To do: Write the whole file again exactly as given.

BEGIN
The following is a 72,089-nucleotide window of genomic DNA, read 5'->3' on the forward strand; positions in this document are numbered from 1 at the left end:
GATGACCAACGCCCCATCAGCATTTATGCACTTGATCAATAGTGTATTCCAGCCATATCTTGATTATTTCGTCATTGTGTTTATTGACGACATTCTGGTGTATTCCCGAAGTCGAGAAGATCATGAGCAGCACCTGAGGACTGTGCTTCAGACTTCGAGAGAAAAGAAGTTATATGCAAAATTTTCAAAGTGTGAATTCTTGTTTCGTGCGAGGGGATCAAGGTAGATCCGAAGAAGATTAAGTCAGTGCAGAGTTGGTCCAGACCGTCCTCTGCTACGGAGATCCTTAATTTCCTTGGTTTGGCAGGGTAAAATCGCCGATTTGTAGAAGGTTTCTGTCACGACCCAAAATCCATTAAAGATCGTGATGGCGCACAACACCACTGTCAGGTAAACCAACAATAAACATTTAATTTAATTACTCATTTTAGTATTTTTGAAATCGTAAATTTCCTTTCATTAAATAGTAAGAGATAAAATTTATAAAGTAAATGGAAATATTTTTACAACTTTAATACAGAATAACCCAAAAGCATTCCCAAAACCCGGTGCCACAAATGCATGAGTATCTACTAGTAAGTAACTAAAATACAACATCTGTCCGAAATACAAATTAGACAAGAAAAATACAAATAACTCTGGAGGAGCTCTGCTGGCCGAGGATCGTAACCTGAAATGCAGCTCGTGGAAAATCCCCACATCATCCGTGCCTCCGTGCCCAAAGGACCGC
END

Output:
The following is a 72,089-nucleotide window of genomic DNA, read 5'->3' on the forward strand; positions in this document are numbered from 1 at the left end:
GATGACCAACGCCCCATCAGCATTTATGCACTTGATCAATAGTGTATTCCAGCCATATCTTGATTATTTCGTCATTGTGTTTATTGACGACATTCTGGTGTATTCCCGAAGTCGAGAAGATCATGAGCAGCACCTGAGGACTGTGCTTCAGACTTCGAGAGAAAAGAAGTTATATGCAAAATTTTCAAAGTGTGAATTCTTGTTTCGTGCGAGGGGATCAAGGTAGATCCGAAGAAGATTAAGTCAGTGCAGAGTTGGTCCAGACCGTCCTCTGCTACGGAGATCCTTAATTTCCTTGGTTTGGCAGGGTAAAATCGCCGATTTGTAGAAGGTTTCTGTCACGACCCAAAATCCATTAAAGATCGTGATGGCGCACAACACCACTGTCAGGTAAACCAACAATAAACATTTAATTTAATTACTCATTTTAGTATTTTTGAAATCGTAAATTTCCTTTCATTAAATAGTAAGAGATAAAATTTATAAAGTAAATGGAAATATTTTTACAACTTTAATACAGAATAACCCAAAAGCATTCCCAAAACCCGGTGCCACAAATGCATGAGTATCTACTAGTAAGTAACTAAAATACAACATCTGTCCGAAATACAAATTAGACAAGAAAAATACAAATAACTCTGGAGGAGCTCTGCTGGCCGAGGATCGTAACCTGAAATGCAGCTCGTGGAAAATCCCCACATCATCCGTGCCTCCGTGCCCAAAGGACCGC